ANGUS Council and Tayside Police have issued a warning to motorists to be aware of the hazard which mud on the roads can create.
Operators of heavy plant and agricultural vehicles are also reminded of their responsibilities, as failing to clean up and remove mud and debris from the road can be an offence under the Roads (Scotland) Act.
Angus Council’s roads spokesperson, Councillor David May, urged farmers and contractors to clear any mess as quickly as possible.
He said: “This is a problem across the country, particularly at this time of year. While everyone appreciates that farmers and contractors need to move their machines from field to field, it is vital that any mess on the roads is cleared away as soon as possible as it can pose a real danger to unsuspecting drivers and motorcyclists.
“It is the responsibility of the operators of agricultural machinery to warn drivers with appropriately placed signs but more importantly to get any mud or debris off the road as swiftly as possible.”
Inspector Grant Edward, head of Eastern Division road policing unit, echoed Councillor May’s comments.
He added: “Tayside Police, in conjunction with Angus Council as the area’s roads authority, has an agreed procedure to deal with any reported instances of mud on the road.
“This may result in the council arranging to clean the road with the costs then being recovered from the party responsible, and where necessary, tractor drivers and operators will be charged and reported to the procurator fiscal.
“We will not hesitate to take robust action where the safety of road users is being put at risk.”
Councillor Bob Spink, one of a few local councillors to live in the country, commented: “Tattie holidays may now be just a memory for folk like me and for the children just another holiday. This is a bit sad in many ways for I used to love the tattie holidays and the things I could buy with my tattie money.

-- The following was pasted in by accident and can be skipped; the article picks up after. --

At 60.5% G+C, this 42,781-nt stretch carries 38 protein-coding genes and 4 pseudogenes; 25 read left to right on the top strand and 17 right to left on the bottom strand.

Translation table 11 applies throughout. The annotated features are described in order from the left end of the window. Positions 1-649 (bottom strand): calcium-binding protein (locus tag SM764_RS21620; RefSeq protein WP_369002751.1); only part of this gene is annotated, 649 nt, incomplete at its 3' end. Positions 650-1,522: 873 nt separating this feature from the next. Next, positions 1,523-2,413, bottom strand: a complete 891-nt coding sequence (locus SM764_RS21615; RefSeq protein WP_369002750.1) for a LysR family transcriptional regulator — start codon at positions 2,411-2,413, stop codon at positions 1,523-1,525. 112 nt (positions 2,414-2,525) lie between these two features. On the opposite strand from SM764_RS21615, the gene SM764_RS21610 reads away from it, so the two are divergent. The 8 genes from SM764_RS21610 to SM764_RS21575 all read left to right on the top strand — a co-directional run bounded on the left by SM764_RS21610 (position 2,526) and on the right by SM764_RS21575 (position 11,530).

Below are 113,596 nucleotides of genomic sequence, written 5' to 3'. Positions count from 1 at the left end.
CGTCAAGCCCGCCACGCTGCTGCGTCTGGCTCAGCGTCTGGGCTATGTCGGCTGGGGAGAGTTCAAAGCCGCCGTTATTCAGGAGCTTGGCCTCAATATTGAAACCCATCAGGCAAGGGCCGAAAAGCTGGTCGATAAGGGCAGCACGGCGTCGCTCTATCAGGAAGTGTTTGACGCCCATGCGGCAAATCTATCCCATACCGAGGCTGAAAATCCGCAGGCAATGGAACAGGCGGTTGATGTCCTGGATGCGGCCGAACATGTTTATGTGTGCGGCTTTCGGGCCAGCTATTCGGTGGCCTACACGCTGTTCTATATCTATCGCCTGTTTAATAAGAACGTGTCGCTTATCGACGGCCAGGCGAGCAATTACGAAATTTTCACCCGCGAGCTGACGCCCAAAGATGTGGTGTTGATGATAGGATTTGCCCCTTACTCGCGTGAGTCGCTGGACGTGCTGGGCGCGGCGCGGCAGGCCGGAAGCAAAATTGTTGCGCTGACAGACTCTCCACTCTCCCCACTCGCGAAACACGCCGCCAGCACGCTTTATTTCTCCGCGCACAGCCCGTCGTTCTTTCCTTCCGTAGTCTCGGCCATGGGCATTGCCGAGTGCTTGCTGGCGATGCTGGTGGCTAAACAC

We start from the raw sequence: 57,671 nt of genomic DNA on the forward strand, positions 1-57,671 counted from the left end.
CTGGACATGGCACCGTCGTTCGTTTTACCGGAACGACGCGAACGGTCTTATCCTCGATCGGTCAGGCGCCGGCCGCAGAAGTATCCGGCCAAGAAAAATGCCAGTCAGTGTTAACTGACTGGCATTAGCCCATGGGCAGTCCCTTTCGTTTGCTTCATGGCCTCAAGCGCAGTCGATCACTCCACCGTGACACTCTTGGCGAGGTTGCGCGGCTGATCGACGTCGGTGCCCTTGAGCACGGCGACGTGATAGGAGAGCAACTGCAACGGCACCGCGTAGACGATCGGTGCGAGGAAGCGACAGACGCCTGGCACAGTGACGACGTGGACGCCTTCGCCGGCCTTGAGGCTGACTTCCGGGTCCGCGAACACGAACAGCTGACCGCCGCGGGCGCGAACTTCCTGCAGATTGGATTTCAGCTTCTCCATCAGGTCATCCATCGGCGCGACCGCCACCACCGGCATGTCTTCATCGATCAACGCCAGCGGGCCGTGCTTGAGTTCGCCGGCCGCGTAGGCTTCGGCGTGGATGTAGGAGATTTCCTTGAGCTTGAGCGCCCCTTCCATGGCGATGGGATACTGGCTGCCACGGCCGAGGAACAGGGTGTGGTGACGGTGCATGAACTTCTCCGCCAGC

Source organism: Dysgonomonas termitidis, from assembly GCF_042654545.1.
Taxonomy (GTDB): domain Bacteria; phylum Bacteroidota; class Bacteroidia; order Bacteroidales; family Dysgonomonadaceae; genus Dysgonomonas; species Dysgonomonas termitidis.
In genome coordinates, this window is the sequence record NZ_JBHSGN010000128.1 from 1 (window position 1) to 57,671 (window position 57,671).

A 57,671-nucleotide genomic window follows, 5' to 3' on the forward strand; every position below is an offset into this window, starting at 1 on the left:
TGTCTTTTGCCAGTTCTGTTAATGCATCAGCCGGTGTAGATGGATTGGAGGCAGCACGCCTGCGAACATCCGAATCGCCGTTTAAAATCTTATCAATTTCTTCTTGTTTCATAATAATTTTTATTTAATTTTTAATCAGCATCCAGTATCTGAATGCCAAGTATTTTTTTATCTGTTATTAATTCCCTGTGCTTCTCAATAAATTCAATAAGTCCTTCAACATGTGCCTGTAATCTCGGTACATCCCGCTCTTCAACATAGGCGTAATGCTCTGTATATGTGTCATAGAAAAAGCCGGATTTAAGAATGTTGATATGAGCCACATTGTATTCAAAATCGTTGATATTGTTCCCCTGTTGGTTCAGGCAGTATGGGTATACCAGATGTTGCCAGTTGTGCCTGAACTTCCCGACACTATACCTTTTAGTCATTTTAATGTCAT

“But one thing hasn’t changed: the machinery in the fields and on the roads as farmers harvest then transport their tatties to the sheds and grain to the dryer and the mud they inevitably leave on the road as they come and go.”
He continued: “As a rural person I am well aware that the farmers must go about their business and that muddy roads are an annual event, but for motorists this brings another risk, for mud not only obscures windscreens and windows but can form a very slippery surface when wet, and wet it seems to be more and more often these days.
“So I appeal to drivers to be aware of the risk and drive accordingly. Treat wet mud and soon fallen leaves as you would ice, for it is almost as bad and can give abody a richt fleg.
“Farmers are aware they have a responsibility as well of course, and an obligation to clean the road where mud is a hazard. It is all a question of balance and awareness and we wish the farmers well.
“Squeezing past combine harvesters and taking extra care on rural muddy roads especially at field entrances is part and parcel of rural life – the message is, be aware and suitably cautious.”